September 18, 2009 / 2:39 PM / 8 years ago

Canada's government survives to fight another day

OTTAWA (Reuters) - Canada’s minority Conservative government easily survived a budget vote on Friday, as expected, but it now needs to find a way of dealing with a more threatening non-confidence motion expected early next month.

<p>Canada's Prime Minister Stephen Harper speaks during Question Period in the House of Commons on Parliament Hill in Ottawa September 15, 2009. REUTERS/Chris Wattie</p>

Legislators voted 224-74 to approve a routine motion authorizing budget spending. Had the government lost the vote, Canada would have been tipped into its second election in a year and the fourth in just over five years.

Two opposition parties -- the left-leaning New Democrats and the separatist Bloc Quebecois -- had said beforehand they would not bring down the Conservatives over the budget vote.

That still leaves the Conservatives facing a non-confidence motion that the main opposition Liberals say they will present soon because they have lost confidence in the government’s handling of the economy.

Polls show the Conservatives would most likely gain another minority if an election were held now. They won minorities in January 2006 and October 2008.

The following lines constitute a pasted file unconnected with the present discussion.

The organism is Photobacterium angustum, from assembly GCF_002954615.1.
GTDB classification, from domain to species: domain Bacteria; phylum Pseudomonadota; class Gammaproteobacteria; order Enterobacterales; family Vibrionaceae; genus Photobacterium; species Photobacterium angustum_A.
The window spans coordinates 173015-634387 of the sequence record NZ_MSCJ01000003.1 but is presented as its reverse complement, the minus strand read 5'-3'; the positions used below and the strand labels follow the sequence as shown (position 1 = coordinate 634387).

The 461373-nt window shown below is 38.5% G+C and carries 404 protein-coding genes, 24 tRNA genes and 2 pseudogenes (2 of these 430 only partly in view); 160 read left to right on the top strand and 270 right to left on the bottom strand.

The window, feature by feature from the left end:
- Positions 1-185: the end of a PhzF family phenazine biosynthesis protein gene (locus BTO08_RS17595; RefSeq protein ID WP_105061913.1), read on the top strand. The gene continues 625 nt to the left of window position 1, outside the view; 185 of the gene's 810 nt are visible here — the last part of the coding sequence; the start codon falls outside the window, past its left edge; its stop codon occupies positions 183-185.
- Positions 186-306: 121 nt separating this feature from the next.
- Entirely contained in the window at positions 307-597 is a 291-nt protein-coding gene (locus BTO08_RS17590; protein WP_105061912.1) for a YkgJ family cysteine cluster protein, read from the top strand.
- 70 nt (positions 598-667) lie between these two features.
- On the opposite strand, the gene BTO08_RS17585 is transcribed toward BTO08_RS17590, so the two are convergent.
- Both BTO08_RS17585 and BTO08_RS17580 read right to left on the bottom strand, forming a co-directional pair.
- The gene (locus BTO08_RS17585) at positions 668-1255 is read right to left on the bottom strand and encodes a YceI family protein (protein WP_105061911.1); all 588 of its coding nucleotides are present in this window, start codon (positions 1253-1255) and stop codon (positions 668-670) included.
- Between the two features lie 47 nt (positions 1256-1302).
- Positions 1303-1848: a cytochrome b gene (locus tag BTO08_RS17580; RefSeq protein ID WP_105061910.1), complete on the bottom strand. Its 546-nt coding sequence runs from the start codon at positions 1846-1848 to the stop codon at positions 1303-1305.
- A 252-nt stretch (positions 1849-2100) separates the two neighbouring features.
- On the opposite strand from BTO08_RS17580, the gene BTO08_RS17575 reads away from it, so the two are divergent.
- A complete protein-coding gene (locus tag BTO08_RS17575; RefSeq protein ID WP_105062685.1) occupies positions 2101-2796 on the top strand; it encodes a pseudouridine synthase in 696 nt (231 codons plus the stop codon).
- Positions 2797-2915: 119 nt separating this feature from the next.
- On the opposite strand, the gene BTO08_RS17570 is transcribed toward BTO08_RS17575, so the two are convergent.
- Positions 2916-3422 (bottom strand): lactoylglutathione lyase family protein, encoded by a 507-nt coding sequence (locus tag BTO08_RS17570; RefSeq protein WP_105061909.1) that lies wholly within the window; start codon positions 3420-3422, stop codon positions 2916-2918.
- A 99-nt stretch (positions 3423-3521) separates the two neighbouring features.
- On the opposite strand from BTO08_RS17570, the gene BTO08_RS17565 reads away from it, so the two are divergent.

The Conservative government needs the backing of at least one opposition party to stay in power and somewhat bizarrely its best bet right now is the New Democratic Party, normally among Prime Minister Stephen Harper’s toughest critics.

<p>Canada's Prime Minister Stephen Harper stands to vote in the House of Commons on Parliament Hill in Ottawa September 18, 2009. As expected, Canada's minority Conservative government easily survived a budget vote on Friday with the help of two opposition parties. REUTERS/Chris Wattie )</p>

NDP leader Jack Layton, his party dropping in the polls, welcomed draft legislation this week that would boost benefits for the unemployed and he hinted his party would keep the Conservatives in power until the measure was approved by Parliament.

A final vote on the extended jobless benefits would come well after the Liberals’ proposed non-confidence motion, suggesting the New Democrats could continue keep the government alive for now.

Layton’s decision to back the benefits legislation was controversial and some of his legislators now sound less enthusiastic about the measures.

But Layton stuck to his position after Friday’s budget vote, saying he wanted to act in defense of unemployed people who needed more help.

“We feel it’s very important that that money be received by those who are really struggling right now,” he told reporters.

Liberal legislators jeered the New Democrats as they stood up in the House of Commons to vote in favor of the budget motion. The New Democrats have in the past vehemently attacked the Liberals for backing the Conservatives on crucial votes.

Reporting by David Ljunggren; editing by Rob Wilson

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